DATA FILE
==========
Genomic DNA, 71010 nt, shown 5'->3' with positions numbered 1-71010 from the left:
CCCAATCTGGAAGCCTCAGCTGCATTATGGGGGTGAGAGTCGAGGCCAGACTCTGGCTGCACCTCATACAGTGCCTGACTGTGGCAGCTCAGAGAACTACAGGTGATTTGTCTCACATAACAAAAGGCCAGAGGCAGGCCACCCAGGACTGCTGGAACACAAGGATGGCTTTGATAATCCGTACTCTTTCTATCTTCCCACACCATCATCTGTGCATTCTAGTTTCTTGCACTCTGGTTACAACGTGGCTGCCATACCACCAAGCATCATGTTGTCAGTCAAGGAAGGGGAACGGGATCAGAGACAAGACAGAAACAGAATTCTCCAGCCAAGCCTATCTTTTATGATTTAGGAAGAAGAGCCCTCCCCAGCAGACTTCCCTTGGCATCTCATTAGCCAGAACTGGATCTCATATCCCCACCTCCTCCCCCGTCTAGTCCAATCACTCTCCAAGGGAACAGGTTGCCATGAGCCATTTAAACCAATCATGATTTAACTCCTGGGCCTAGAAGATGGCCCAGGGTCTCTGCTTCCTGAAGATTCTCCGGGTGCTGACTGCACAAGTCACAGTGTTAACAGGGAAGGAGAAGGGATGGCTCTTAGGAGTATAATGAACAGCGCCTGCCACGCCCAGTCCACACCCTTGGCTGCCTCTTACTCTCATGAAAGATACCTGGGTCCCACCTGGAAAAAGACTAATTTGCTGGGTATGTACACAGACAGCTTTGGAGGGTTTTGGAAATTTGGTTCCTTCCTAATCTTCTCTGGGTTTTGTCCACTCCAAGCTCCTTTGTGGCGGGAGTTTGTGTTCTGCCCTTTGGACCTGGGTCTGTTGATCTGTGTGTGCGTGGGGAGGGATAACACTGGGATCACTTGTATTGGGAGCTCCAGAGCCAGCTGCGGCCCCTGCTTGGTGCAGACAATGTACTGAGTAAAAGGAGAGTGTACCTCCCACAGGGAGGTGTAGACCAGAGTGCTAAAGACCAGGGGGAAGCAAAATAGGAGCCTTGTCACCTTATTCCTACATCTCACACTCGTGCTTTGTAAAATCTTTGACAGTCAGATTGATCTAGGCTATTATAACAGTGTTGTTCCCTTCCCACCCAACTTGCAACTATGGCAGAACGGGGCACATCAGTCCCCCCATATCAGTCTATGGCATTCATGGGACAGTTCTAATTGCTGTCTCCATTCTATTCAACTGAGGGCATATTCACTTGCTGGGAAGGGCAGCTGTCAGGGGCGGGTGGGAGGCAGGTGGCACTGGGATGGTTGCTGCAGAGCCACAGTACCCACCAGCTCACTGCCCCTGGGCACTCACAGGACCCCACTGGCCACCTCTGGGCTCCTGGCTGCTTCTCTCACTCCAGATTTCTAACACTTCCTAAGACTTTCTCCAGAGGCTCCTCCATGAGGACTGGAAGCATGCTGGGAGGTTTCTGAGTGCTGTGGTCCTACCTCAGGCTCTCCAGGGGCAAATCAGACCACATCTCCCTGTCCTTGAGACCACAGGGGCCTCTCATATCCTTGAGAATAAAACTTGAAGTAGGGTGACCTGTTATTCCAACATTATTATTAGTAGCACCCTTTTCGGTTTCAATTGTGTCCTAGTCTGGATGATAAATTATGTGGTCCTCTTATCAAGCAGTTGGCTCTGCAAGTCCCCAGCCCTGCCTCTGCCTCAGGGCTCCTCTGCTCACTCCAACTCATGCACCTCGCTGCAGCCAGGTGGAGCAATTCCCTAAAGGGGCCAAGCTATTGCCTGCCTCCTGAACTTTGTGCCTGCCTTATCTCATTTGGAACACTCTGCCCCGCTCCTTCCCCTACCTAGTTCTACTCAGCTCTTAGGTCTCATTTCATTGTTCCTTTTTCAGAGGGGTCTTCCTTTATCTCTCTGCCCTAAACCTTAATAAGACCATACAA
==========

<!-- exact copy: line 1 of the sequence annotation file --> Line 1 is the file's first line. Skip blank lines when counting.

Genomic DNA, 71010 nt, shown 5'->3' with positions numbered 1-71010 from the left: